Just randomly found a link to another Pilger documentary, The War on Democracy about the relationship between Washington and Latin America.
posted by outlandishmarxist at 8:27 AM on August 29, 2010


I read a lot of Noam Chomsky when I was in high school debate (early 1980's), and remember being overwhelmed by his breadth of outrage and depth of knowledge. The situation he painted in East Timor was one of the things that stood out for me. Time after time, he was way ahead of popular opinion on bad things going on in the world. At the time, I wondered why nobody seemed to listen to him.

Later, I heard talks by him on my local independent radio stations, and came to the conclusion that one reason people don't listen to him is that the strident tones of his accusations make it hard to not feel personally accused (and I guess that's what he's after). Some speakers leave you energized to go do something. Chomsky always leaves me feeling less smart than him and part of the problem. Maybe it's a personal problem.

This wasn't supposed to be about Chomsky -- I'm just pointing out that someone's been talking about this for decades, and nobody seems to have listened. There's a lot of anti-Chomsky rhetoric, but most of it questions his intentions (e.g., being anti-American). My unbacked theory is that he has high intentions, but needed a different interface for his message.
posted by dylanjames at 8:56 AM on August 29, 2010 [1 favorite]


oops - reading that one link in my comment above, the author seems to agree with my thesis, not that Chomsky is anti-American
posted by dylanjames at 9:03 AM on August 29, 2010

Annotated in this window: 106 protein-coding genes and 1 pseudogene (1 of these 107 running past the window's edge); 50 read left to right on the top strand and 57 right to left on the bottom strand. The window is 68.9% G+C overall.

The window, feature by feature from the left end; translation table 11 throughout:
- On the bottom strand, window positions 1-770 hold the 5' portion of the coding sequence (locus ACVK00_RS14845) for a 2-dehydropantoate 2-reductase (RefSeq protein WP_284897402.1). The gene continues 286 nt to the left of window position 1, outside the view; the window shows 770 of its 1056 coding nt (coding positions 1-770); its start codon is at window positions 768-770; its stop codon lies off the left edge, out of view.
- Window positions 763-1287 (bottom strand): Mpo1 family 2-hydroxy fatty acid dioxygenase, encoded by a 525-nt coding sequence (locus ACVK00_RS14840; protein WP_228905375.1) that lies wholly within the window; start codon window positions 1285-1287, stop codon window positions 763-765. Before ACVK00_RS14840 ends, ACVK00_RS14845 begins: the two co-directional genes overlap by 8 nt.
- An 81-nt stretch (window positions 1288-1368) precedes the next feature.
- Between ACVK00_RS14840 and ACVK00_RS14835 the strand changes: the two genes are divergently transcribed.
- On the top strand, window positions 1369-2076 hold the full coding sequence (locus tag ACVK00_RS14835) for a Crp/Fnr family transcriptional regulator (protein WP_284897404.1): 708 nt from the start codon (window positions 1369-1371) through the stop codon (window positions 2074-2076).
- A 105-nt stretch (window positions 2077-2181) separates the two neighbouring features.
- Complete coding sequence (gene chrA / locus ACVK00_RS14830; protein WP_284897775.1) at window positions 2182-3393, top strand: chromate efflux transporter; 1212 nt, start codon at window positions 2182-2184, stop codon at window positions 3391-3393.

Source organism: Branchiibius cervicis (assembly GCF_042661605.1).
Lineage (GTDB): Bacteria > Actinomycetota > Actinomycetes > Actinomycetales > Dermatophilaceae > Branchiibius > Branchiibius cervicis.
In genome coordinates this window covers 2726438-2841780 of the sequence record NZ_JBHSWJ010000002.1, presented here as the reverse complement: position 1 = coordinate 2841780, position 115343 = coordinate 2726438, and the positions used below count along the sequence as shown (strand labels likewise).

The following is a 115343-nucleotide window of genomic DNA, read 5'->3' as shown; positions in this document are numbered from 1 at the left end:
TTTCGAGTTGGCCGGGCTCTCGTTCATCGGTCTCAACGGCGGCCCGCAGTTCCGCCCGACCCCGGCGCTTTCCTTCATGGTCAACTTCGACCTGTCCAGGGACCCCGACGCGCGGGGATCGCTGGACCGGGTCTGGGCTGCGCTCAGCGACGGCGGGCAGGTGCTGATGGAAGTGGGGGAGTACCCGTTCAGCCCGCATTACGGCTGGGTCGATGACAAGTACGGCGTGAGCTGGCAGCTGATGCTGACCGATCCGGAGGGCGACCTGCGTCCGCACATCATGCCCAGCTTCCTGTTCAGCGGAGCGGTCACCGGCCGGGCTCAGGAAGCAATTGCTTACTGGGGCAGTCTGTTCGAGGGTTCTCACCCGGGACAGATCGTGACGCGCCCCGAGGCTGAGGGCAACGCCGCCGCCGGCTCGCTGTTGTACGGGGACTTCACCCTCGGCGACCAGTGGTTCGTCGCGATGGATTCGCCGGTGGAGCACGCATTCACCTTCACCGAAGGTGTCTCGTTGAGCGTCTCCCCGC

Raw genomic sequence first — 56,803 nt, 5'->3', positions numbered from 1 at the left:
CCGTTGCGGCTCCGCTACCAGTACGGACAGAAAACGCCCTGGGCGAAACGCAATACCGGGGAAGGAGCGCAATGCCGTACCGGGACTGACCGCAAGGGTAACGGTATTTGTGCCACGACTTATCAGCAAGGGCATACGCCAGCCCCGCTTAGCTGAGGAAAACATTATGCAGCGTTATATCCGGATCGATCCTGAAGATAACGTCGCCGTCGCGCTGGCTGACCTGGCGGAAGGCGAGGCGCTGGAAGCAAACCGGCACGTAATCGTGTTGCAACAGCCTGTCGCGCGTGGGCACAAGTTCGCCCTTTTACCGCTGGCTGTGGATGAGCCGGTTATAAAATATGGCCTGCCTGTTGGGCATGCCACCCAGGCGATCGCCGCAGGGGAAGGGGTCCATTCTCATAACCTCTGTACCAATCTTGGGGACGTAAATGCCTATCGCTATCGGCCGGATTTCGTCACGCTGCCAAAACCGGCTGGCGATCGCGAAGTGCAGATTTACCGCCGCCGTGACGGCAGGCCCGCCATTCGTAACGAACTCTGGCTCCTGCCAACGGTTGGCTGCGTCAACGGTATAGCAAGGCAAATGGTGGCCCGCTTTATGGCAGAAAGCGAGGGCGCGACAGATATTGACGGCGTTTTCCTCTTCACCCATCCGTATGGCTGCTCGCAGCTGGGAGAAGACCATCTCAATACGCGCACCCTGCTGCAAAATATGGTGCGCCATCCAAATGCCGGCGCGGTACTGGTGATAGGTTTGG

By coincidence we re-watched the Chomsky documentary movie Manufacturing Consent last week, which discusses the East Timor tragedy.

The impression I received is that Chomsky is actually pretty funny. Paraphrase: "I'm glad I am an American, some other countries torture dissenters, but here we're just ignored." (adds Woody Allenesque shrug).

The real laughs come in the DVD special features, with a longer take of his famous debate with slippery arch-conservative weasel William F. Buckley. Fucking hilarious. I busted a gut.

But seriously, in the special features there is also a fascinating bi-lingual debate with Foucault where they thrash out some po-mo theory. Interesting in that they each reply in their own native language, and don't rely on translators, and it makes sense.
posted by ovvl at 2:49 PM on August 29, 2010 [1 favorite]


See also Balibo, an excellent dramatisation of the killing of Shackleton+4.
posted by polyglot at 10:04 PM on August 29, 2010


"I am ashamed of myself for never having heard about it, and ashamed of...Western media for completely ignoring it."

I used to read about East Timor all the time when I had a subscription to the Economist a years back, among other things. In my opinion, if you are not getting you news from a wide variety of sources in and outside the country (and even the West), then you are not getting the news at all.
posted by jdotglenn at 1:51 PM on August 30, 2010 [1 favorite]